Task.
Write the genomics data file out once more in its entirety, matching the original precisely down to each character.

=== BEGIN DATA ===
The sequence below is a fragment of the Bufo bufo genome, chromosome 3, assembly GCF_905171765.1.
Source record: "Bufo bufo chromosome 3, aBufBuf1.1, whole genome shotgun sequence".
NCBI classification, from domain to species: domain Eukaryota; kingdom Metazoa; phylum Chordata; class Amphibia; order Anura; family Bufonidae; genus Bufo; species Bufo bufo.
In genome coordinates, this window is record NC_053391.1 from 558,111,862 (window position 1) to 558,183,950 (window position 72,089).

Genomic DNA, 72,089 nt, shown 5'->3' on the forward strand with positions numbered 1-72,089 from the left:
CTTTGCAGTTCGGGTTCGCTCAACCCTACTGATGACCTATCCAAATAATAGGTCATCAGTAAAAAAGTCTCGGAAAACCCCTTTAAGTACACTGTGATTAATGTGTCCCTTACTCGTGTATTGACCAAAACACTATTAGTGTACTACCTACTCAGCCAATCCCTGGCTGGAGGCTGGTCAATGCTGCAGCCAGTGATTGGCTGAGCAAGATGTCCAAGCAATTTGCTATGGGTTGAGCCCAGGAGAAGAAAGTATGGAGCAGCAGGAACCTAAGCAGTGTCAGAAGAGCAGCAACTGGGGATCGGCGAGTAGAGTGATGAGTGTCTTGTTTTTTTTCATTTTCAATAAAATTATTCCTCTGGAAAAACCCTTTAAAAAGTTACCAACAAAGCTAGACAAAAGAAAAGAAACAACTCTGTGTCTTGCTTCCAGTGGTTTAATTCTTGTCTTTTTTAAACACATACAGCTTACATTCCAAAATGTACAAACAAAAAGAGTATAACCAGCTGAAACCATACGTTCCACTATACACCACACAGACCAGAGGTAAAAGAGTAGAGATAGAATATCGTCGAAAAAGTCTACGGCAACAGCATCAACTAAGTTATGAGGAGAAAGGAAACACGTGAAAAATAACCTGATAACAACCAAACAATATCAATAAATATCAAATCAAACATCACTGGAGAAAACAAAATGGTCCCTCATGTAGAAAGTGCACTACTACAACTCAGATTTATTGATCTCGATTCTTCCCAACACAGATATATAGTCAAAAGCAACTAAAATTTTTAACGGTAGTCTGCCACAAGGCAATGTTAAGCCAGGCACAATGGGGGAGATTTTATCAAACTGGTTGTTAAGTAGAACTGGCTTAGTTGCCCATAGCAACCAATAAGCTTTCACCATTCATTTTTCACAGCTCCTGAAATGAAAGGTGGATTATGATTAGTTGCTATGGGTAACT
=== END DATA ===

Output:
The sequence below is a fragment of the Bufo bufo genome, chromosome 3, assembly GCF_905171765.1.
Source record: "Bufo bufo chromosome 3, aBufBuf1.1, whole genome shotgun sequence".
NCBI classification, from domain to species: domain Eukaryota; kingdom Metazoa; phylum Chordata; class Amphibia; order Anura; family Bufonidae; genus Bufo; species Bufo bufo.
In genome coordinates, this window is record NC_053391.1 from 558,111,862 (window position 1) to 558,183,950 (window position 72,089).

Genomic DNA, 72,089 nt, shown 5'->3' on the forward strand with positions numbered 1-72,089 from the left:
CTTTGCAGTTCGGGTTCGCTCAACCCTACTGATGACCTATCCAAATAATAGGTCATCAGTAAAAAAGTCTCGGAAAACCCCTTTAAGTACACTGTGATTAATGTGTCCCTTACTCGTGTATTGACCAAAACACTATTAGTGTACTACCTACTCAGCCAATCCCTGGCTGGAGGCTGGTCAATGCTGCAGCCAGTGATTGGCTGAGCAAGATGTCCAAGCAATTTGCTATGGGTTGAGCCCAGGAGAAGAAAGTATGGAGCAGCAGGAACCTAAGCAGTGTCAGAAGAGCAGCAACTGGGGATCGGCGAGTAGAGTGATGAGTGTCTTGTTTTTTTTCATTTTCAATAAAATTATTCCTCTGGAAAAACCCTTTAAAAAGTTACCAACAAAGCTAGACAAAAGAAAAGAAACAACTCTGTGTCTTGCTTCCAGTGGTTTAATTCTTGTCTTTTTTAAACACATACAGCTTACATTCCAAAATGTACAAACAAAAAGAGTATAACCAGCTGAAACCATACGTTCCACTATACACCACACAGACCAGAGGTAAAAGAGTAGAGATAGAATATCGTCGAAAAAGTCTACGGCAACAGCATCAACTAAGTTATGAGGAGAAAGGAAACACGTGAAAAATAACCTGATAACAACCAAACAATATCAATAAATATCAAATCAAACATCACTGGAGAAAACAAAATGGTCCCTCATGTAGAAAGTGCACTACTACAACTCAGATTTATTGATCTCGATTCTTCCCAACACAGATATATAGTCAAAAGCAACTAAAATTTTTAACGGTAGTCTGCCACAAGGCAATGTTAAGCCAGGCACAATGGGGGAGATTTTATCAAACTGGTTGTTAAGTAGAACTGGCTTAGTTGCCCATAGCAACCAATAAGCTTTCACCATTCATTTTTCACAGCTCCTGAAATGAAAGGTGGATTATGATTAGTTGCTATGGGTAACT